Exploring the Terminology:
C# 1’s type system is static, explicit, and safe.
Statically typed is where each variable is of a particular type, and that type is known at compile time. In other words, the compiler does type checking at compilation time.
In the test method StaticTypeWontCompile() you can see the string “Hello”. But because we gave it the type Object, the compiler sees its type as Object and not String. Hence the .Length method being unavailable. This test won’t run because the compiler will state object does not contain a definition for ‘Length’.
Explicitly Typed is where the type of every variables must be explicitly stated. Of course, explicit vs implicit types is only relevant in statically typed languages.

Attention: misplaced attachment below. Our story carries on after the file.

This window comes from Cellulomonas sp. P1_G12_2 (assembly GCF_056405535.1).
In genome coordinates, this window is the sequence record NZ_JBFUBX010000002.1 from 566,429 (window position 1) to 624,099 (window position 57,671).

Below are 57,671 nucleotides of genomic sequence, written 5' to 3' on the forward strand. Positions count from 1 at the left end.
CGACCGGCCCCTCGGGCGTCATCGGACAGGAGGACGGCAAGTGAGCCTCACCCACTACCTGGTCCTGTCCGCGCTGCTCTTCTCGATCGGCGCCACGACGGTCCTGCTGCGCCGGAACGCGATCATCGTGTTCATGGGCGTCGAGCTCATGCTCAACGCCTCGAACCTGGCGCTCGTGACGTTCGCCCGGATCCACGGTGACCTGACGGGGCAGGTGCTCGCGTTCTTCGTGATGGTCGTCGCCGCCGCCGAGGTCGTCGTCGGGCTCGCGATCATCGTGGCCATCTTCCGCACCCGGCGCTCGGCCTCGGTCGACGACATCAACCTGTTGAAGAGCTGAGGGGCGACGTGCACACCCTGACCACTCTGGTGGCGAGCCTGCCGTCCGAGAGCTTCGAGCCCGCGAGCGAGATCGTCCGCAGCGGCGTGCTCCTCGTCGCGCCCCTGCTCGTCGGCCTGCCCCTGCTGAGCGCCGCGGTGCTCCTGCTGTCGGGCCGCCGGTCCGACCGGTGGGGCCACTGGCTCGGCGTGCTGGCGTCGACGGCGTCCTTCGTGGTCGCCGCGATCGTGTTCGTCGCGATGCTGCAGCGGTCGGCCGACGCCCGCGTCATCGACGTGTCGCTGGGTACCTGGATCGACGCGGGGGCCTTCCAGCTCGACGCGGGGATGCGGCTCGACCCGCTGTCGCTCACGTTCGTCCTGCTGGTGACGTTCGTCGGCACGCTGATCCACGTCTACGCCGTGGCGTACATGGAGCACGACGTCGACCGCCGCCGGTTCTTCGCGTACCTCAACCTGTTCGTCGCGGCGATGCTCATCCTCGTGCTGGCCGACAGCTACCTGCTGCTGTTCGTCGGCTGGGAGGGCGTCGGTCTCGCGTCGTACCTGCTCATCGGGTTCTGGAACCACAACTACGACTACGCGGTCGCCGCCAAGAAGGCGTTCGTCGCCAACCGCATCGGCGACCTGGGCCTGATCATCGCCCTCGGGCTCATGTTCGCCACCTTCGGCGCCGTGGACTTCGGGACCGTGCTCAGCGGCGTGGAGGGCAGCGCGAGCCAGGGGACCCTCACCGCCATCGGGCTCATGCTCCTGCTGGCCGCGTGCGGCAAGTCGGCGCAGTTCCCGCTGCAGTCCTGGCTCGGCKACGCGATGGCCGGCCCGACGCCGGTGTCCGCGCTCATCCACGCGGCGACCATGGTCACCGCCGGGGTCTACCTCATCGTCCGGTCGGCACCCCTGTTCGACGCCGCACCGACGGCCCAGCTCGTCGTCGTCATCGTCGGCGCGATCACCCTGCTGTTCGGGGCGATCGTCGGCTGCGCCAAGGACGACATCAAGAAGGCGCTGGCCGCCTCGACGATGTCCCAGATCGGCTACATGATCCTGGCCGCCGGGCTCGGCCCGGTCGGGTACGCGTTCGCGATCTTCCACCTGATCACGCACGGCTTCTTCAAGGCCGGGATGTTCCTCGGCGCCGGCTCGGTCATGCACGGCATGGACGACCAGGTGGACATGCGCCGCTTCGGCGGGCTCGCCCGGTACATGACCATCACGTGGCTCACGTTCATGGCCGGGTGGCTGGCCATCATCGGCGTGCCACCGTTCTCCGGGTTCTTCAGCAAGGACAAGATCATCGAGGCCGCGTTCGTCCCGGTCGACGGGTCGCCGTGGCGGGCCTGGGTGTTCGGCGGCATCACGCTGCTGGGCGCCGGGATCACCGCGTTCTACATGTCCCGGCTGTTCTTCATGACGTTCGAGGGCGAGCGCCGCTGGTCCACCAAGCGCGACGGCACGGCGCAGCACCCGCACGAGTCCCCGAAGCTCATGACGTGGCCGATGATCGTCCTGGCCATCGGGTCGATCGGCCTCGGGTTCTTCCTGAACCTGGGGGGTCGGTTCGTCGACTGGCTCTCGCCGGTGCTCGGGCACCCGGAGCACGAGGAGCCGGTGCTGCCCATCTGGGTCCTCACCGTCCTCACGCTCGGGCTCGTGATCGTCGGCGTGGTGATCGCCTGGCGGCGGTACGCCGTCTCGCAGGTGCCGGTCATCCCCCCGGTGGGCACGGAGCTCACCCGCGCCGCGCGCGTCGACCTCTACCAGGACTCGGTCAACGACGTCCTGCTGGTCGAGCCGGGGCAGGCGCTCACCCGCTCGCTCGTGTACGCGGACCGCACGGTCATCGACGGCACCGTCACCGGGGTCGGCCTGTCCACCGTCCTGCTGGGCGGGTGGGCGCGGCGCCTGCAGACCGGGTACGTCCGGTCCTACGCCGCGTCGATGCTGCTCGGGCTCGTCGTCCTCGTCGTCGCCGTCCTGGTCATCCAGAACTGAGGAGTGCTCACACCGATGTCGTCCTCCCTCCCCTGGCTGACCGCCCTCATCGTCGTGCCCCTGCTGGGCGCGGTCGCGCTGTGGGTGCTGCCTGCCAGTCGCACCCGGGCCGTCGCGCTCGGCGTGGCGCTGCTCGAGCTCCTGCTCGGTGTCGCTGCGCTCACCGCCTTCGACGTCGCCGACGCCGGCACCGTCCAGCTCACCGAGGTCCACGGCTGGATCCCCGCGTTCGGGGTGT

Safe Type System is the characteristic of code that allows the developer to be certain that a value or object will exhibit certain properties so that he/she can use it in a specific way without fear of unexpected or undefined behavior.
In the method ThisIsSafe() the compiler will clearly state that an Operator ‘+’ cannot be applied to operands of type ‘int’ and ‘bool’. This safety applies for the majority of C# up until we get to Collections, Inheritance, Overriding and Interfaces as witnessed in method ThisIsUnsafe which compiles perfectly.